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Topic: Wheel Placement on Robot (Read 5792 times) previous topic - next topic

Drew Davis

Hello,

I'm building a 4WD robot, but I'm a little confused about how to optimize the robot for turning. I need to turn the robot 90 degrees, and I need the center of the robot to stay in the same spot as it turns. Anyway, were should I place the wheels? Should I put them far from each other, or as close a possible? The Robot will be 2ft wide and 3.5ft long.


Thanks!

MillerJLee98579

are you using a servo or motor on each wheel?

Drew Davis

One 12v, 3 amp (no load) motor with 6in wheels.

MillerJLee98579

in my opinion i would say have the wheels near the corners with the transmission in the dead center of the robot if you want to keep the turning radius in the center

MillerJLee98579

but in that case you might just need a motor for each side of the robot

Drew Davis

Sorry I wrote that wrong...
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One 12v, 3 amp (no load) motor with 6in wheels.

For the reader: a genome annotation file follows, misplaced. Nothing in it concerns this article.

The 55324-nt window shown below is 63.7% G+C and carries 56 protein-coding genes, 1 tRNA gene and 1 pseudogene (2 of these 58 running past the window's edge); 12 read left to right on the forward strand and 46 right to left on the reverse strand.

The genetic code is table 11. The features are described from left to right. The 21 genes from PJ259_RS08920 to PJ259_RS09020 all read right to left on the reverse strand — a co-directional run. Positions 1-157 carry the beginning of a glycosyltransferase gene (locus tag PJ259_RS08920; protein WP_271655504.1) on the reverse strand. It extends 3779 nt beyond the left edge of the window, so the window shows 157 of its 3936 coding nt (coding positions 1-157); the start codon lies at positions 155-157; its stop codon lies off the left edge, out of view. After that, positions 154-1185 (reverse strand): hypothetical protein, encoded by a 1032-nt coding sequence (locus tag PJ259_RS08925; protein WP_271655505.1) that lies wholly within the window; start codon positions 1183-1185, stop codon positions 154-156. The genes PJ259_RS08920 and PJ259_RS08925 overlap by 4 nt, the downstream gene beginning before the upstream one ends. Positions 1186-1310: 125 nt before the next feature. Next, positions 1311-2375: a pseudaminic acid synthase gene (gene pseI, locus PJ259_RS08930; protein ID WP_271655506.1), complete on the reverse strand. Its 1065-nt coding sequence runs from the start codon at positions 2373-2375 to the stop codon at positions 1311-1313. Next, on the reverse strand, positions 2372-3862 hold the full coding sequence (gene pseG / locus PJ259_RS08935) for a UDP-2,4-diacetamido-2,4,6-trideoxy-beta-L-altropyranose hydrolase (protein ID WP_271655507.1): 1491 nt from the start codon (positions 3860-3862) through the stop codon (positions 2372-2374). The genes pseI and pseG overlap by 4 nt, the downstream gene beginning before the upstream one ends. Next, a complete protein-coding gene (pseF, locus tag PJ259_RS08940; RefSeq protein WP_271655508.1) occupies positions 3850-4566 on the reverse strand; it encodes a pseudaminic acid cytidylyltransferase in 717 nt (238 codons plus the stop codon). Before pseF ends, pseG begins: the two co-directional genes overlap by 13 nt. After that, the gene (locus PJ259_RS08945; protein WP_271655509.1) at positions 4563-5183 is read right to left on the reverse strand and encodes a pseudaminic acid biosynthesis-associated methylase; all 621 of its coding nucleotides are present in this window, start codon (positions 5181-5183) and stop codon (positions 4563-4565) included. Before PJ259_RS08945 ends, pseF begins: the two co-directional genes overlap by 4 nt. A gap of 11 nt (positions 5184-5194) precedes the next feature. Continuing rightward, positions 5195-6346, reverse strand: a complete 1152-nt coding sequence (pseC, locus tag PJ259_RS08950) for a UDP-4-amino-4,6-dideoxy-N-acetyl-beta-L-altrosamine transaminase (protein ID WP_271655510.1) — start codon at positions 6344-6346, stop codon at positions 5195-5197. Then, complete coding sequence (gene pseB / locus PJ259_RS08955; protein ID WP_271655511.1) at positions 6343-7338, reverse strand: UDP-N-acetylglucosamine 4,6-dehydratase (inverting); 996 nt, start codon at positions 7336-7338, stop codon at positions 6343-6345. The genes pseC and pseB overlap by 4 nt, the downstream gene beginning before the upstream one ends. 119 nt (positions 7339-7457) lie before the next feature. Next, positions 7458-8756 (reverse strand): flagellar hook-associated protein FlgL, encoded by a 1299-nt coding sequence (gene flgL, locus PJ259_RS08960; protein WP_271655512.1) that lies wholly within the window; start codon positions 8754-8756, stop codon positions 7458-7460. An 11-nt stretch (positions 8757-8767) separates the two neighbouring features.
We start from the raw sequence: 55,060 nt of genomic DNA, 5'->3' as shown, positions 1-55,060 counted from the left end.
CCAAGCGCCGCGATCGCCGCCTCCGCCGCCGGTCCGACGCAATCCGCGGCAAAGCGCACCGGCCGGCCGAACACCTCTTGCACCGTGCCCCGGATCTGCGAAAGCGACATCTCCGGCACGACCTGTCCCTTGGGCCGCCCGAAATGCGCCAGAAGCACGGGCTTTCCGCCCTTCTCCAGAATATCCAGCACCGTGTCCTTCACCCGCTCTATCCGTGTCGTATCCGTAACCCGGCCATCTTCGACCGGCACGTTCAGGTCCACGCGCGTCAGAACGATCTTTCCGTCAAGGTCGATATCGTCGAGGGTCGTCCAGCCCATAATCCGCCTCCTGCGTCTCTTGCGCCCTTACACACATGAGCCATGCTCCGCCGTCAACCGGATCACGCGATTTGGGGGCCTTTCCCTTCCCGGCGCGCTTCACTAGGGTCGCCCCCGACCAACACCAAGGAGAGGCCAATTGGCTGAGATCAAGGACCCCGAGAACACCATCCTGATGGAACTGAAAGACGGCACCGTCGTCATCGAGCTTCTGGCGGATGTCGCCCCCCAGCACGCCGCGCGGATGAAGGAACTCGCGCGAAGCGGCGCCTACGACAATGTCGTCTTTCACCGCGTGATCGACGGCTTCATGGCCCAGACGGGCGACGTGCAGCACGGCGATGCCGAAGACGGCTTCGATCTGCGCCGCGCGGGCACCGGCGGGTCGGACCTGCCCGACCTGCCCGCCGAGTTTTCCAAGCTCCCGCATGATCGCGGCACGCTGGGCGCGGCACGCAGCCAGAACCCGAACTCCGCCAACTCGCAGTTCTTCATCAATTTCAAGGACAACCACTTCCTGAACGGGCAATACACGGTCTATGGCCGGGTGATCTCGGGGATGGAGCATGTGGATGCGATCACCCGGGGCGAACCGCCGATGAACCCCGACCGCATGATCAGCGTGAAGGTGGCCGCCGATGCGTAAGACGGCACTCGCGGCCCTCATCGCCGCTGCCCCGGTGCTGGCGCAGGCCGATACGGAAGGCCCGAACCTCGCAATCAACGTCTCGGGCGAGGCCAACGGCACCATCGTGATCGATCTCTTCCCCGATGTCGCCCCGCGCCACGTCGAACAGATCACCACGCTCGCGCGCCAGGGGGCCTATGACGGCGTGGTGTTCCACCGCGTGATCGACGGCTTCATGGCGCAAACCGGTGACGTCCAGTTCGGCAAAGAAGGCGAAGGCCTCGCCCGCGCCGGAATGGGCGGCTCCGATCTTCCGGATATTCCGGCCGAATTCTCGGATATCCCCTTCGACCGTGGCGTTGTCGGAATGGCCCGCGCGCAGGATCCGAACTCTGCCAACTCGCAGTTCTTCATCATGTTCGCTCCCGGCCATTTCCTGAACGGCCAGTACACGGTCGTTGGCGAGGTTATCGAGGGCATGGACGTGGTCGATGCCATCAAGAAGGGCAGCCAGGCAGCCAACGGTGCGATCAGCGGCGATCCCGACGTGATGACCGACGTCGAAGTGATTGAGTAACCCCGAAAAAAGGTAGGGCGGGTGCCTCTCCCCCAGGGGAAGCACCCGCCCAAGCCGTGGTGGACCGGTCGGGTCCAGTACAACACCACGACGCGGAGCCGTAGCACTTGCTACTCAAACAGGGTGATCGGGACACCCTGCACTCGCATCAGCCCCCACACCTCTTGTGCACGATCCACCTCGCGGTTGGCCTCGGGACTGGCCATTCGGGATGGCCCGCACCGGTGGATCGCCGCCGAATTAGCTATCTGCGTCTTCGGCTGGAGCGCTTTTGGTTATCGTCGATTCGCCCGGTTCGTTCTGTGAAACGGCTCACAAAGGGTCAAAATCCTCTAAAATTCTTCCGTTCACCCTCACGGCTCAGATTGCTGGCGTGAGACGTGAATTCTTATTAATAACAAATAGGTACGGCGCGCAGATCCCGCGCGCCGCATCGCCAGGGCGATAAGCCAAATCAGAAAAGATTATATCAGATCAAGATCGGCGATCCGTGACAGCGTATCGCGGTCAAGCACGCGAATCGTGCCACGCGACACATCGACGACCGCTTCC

One Motor for each 6in wheel.

MillerJLee98579

than possibly not sure if you have the access to scrap wood or not but you might want to make a couple of wood platforms with those dimensions and test different mounting positions for the wheels that way when you found a place that works with the radius you want you will have the measurements and everything (yes i learn a lot by trial and error)

zoomkat

#7
Aug 29, 2013, 05:07 am Last Edit: Aug 29, 2013, 05:09 am by zoomkat Reason: 1
Bots like below operate like skid steer equipment, which operate similar to tanks. The wheels on the same side operate together.

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cr0sh


I'm building a 4WD robot, but I'm a little confused about how to optimize the robot for turning. I need to turn the robot 90 degrees, and I need the center of the robot to stay in the same spot as it turns. Anyway, were should I place the wheels? Should I put them far from each other, or as close a possible? The Robot will be 2ft wide and 3.5ft long.


Hope those motors are fairly powerful. Hope it won't be run on carpet (unless you don't care about your carpet long-term).

What this is called is "skid-steering" (actually differential steering) - meaning the wheels skid sideways as the vehicle turns:

http://en.wikipedia.org/wiki/Skid-steer_loader